My genetics are interesting to say the least. I have naturally black hair, yet my body hair is blonde. I have skin so pale my foundation is called snow, yet both my parents tan without struggle. My eyes also change six different colors: green, hazel, brown, blue, grey, and yellow. I had always attributed this to being a co-dominance gene; given each parent has color changing eyes as well. However, I never contemplated that there could be a different reason as to why.
A codominance gene is where both sets of genetics are equally as strong and neither hides the other; so in short they blend together. I was always told given that each of my parents have color changing eyes, and I got each of their colors, I had a codominance gene. Which seems logical enough.
However, an article from All About Vision gave me an answer I wasn’t too happy with. It says that human eye color is derived from three genes; which are accountable for brown, blue, and green eyes. However, colors such as grey and hazel (and of course combination color eyes) can’t fully be explained at this time. The article also said that a person’s eye color is never a mix of their parents. For example, a parent with blue eyes and a parent with green eyes won’t have a baby with a mixture of the two colors. Each parent has two sets of genes, and the child has a certain chance of getting any of the four genetic options.
The only possible explanation the article offers is pupil contractions and expansions. The pupil expands and contracts as a physical reaction to different levels of light. As well, your iris can expand as a physical reaction to certain emotions. This change in pupil size can change your eye color slightly; which explains why people often claim their eyes change color depending on what emotion they’re feeling.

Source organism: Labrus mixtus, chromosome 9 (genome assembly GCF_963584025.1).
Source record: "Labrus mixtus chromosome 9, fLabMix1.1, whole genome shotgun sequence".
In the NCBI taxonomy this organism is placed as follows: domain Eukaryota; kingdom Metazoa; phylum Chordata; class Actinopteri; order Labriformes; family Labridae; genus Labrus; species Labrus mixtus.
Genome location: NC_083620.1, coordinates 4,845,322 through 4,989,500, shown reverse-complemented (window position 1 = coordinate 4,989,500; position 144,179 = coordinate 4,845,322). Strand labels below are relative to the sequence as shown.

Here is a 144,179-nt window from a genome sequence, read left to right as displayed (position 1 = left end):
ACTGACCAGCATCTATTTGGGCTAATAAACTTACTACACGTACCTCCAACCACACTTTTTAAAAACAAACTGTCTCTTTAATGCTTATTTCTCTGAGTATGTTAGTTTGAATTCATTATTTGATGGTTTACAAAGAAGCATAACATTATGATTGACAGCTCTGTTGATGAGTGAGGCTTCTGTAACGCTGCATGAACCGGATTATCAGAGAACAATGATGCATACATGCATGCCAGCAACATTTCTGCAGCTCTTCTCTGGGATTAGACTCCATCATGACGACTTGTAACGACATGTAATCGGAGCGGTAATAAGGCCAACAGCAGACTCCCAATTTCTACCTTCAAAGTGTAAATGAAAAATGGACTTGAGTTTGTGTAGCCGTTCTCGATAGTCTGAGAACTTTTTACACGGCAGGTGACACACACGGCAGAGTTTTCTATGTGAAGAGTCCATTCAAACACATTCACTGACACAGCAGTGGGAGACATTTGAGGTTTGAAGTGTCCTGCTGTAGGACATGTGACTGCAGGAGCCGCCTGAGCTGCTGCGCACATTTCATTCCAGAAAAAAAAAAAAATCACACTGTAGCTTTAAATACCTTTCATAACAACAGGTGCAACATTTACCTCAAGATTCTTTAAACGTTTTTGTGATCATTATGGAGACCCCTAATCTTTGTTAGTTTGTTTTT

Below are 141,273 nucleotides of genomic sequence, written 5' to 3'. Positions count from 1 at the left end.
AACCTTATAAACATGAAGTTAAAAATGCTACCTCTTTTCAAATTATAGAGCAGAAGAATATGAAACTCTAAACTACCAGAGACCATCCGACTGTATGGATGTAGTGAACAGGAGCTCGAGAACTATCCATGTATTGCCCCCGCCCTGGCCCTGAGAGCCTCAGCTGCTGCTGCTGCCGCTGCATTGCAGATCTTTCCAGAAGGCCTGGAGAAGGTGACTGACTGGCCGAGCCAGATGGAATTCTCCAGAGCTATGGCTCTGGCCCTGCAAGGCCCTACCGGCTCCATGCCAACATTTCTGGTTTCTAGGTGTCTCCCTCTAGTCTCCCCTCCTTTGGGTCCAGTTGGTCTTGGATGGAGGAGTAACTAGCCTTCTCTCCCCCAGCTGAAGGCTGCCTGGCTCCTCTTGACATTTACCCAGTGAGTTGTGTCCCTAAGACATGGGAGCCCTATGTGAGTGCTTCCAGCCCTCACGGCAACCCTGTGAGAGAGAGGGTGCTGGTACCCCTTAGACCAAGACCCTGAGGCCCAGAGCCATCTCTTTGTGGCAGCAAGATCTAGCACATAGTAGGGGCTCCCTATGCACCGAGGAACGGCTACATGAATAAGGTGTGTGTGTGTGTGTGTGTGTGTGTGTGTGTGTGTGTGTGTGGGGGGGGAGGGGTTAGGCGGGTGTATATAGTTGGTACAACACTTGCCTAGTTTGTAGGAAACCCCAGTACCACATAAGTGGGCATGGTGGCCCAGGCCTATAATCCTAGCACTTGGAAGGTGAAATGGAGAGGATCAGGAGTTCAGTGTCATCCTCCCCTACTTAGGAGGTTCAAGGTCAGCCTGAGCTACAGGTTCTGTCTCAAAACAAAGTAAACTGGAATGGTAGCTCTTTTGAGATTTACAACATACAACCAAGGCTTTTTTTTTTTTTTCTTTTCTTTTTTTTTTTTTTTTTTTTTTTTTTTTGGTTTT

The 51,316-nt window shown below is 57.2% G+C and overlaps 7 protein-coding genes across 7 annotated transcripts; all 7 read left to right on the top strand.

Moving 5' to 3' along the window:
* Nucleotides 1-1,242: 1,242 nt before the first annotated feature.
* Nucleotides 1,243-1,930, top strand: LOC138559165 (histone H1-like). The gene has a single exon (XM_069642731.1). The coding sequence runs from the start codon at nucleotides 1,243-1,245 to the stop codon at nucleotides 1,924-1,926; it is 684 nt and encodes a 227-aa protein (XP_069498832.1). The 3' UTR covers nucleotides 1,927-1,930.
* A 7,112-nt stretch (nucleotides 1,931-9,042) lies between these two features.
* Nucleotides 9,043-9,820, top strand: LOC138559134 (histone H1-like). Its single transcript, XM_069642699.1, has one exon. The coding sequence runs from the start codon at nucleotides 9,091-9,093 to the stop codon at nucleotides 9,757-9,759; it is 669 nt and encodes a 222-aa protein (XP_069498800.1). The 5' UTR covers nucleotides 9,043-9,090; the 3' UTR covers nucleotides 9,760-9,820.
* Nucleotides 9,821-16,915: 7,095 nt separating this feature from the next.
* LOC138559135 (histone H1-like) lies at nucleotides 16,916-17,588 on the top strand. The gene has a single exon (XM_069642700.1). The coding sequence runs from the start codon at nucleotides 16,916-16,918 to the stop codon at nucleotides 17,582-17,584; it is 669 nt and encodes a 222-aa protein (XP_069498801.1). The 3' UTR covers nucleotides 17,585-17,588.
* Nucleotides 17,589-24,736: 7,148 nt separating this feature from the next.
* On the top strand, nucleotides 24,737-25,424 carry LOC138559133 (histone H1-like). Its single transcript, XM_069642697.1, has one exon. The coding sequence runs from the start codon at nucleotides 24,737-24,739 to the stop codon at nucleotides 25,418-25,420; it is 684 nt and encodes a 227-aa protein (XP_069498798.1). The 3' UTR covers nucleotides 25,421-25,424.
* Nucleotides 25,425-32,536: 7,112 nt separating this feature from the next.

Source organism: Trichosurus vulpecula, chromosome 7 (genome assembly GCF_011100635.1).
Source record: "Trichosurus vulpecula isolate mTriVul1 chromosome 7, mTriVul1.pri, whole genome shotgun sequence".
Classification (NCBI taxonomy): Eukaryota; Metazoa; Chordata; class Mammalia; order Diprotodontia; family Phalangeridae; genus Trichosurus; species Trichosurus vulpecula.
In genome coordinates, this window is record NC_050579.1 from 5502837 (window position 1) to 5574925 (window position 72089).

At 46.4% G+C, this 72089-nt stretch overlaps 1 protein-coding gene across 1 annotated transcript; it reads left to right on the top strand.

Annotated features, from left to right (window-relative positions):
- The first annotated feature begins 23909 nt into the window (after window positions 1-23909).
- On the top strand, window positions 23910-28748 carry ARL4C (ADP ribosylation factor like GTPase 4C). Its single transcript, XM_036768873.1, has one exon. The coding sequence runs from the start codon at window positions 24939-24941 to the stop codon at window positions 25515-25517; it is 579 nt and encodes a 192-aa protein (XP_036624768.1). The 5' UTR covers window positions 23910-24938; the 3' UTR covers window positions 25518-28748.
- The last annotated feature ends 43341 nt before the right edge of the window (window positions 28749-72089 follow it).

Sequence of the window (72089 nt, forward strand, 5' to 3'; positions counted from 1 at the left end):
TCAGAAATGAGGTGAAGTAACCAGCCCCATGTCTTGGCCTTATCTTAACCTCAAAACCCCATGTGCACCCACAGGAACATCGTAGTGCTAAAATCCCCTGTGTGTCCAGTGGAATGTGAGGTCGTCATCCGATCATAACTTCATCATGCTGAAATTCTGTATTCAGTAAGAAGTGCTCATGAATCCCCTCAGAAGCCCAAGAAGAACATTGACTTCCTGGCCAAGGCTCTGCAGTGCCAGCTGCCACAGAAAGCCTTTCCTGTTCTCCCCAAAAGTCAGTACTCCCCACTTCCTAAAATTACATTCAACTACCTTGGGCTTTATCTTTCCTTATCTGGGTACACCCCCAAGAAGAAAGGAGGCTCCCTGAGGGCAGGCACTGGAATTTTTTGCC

Another article gives several other reasons why your eyes could appear to or do change color, as well as delving into hazel eyes a bit more. Besides the same answers of lighting and emotions, the article even mentions how you dress as a reason for a change of eye color. This would make a lot of sense given that certain eye colors are supposed to wear certain types of eye makeup and so on. This I have seen first hand with myself and several other people with hazel/multicolored eyes. Eye makeup meant for somebody with green eyes will make my eyes green, the same with blue, and so on.
The article also talks briefly about hazel eyes; which is what my license says my eye color is. Hazel eyes have always been believed to change color. They are also much more reflective than any other eye color. Which essentially means it could take on the color of something in my surroundings.
In a third article, they discuss the claim that eyes change color as you age. In short, it doesn’t. Once your eye color has fully matured, it does not not. They explain that it either has to be genetics or injury that causes change in eye color. Heterochromia, or two different colored eyes (think David Bowie or the scene from X-Men first class where Xavier hits on the blonde) are typically caused by traumatic injury. As a child, I hit my head on a ceramic tile kitchen floor and broke my nose. However, mine eyes are only sometimes two completely different colors.
Luckily there are several types of heterochromia . The one that seems to be closest to what I have is central heterochromia. Which means the outside of my iris is different from the inside. My outside is usually consistently blue or grey, with the inside seeming to change. Besides injury, heterochromia is also linked to several diseases; including diabetes, which I have.
So the conclusion? Well we have several plausible hypotheses. The answers that are most likely seems to be pupil contractions or central heterochromia; maybe even a mix of the two. However, it seems that we don’t have an exact answer.